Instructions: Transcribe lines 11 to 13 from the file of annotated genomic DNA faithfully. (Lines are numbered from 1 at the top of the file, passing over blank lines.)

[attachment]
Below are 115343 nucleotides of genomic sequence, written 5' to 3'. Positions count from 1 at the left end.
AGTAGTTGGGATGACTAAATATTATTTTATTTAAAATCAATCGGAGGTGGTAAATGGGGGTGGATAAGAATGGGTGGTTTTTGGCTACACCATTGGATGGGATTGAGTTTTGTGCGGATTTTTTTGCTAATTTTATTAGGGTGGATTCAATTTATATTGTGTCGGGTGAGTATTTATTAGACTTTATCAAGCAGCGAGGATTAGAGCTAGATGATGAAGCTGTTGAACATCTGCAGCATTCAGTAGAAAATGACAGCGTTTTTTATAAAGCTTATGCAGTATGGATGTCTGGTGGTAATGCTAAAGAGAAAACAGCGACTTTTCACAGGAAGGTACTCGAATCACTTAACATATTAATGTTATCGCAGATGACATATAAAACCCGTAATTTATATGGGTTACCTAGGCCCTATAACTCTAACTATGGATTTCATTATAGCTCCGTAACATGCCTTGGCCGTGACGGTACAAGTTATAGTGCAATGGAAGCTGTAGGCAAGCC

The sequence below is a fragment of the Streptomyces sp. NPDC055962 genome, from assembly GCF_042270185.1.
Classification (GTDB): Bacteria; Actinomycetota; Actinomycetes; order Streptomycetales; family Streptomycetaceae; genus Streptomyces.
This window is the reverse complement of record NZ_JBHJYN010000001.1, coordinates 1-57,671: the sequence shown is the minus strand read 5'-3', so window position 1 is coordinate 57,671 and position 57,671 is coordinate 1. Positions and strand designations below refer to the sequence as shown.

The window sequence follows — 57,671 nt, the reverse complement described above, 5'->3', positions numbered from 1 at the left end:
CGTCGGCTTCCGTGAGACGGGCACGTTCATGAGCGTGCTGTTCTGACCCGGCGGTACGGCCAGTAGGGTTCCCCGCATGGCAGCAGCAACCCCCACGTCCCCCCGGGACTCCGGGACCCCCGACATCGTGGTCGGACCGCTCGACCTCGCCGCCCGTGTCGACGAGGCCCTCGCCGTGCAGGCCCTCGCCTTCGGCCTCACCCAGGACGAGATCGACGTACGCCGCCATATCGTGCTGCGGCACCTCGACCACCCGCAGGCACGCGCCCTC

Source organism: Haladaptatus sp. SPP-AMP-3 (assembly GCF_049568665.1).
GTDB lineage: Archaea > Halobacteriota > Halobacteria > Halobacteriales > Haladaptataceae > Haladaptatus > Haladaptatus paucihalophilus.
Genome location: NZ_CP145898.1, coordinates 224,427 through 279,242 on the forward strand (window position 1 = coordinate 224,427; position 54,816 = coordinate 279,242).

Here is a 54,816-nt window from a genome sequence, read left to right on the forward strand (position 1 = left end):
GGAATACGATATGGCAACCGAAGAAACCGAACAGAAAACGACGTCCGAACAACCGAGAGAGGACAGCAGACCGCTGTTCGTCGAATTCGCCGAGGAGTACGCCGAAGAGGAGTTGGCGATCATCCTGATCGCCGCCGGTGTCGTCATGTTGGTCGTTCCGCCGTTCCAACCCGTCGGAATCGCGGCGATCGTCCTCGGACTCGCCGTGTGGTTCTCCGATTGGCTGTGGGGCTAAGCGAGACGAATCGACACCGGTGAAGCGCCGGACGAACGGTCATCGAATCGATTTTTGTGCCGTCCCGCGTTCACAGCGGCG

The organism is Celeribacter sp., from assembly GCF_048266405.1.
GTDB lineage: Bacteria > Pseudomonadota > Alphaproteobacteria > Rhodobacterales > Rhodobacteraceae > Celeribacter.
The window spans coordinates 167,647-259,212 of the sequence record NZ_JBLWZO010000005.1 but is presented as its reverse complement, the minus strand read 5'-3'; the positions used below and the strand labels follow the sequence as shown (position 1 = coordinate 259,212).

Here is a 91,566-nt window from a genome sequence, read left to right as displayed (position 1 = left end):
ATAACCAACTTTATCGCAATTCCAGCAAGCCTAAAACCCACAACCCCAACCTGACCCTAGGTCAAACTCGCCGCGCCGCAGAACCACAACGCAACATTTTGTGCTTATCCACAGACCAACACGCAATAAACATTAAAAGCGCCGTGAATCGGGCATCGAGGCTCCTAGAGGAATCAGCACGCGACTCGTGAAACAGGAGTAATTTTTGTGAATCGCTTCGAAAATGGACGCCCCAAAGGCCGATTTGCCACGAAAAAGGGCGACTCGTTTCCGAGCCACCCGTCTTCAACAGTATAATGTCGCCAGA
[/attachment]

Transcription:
Here is a 54,816-nt window from a genome sequence, read left to right on the forward strand (position 1 = left end):
GGAATACGATATGGCAACCGAAGAAACCGAACAGAAAACGACGTCCGAACAACCGAGAGAGGACAGCAGACCGCTGTTCGTCGAATTCGCCGAGGAGTACGCCGAAGAGGAGTTGGCGATCATCCTGATCGCCGCCGGTGTCGTCATGTTGGTCGTTCCGCCGTTCCAACCCGTCGGAATCGCGGCGATCGTCCTCGGACTCGCCGTGTGGTTCTCCGATTGGCTGTGGGGCTAAGCGAGACGAATCGACACCGGTGAAGCGCCGGACGAACGGTCATCGAATCGATTTTTGTGCCGTCCCGCGTTCACAGCGGCG

The organism is Celeribacter sp., from assembly GCF_048266405.1.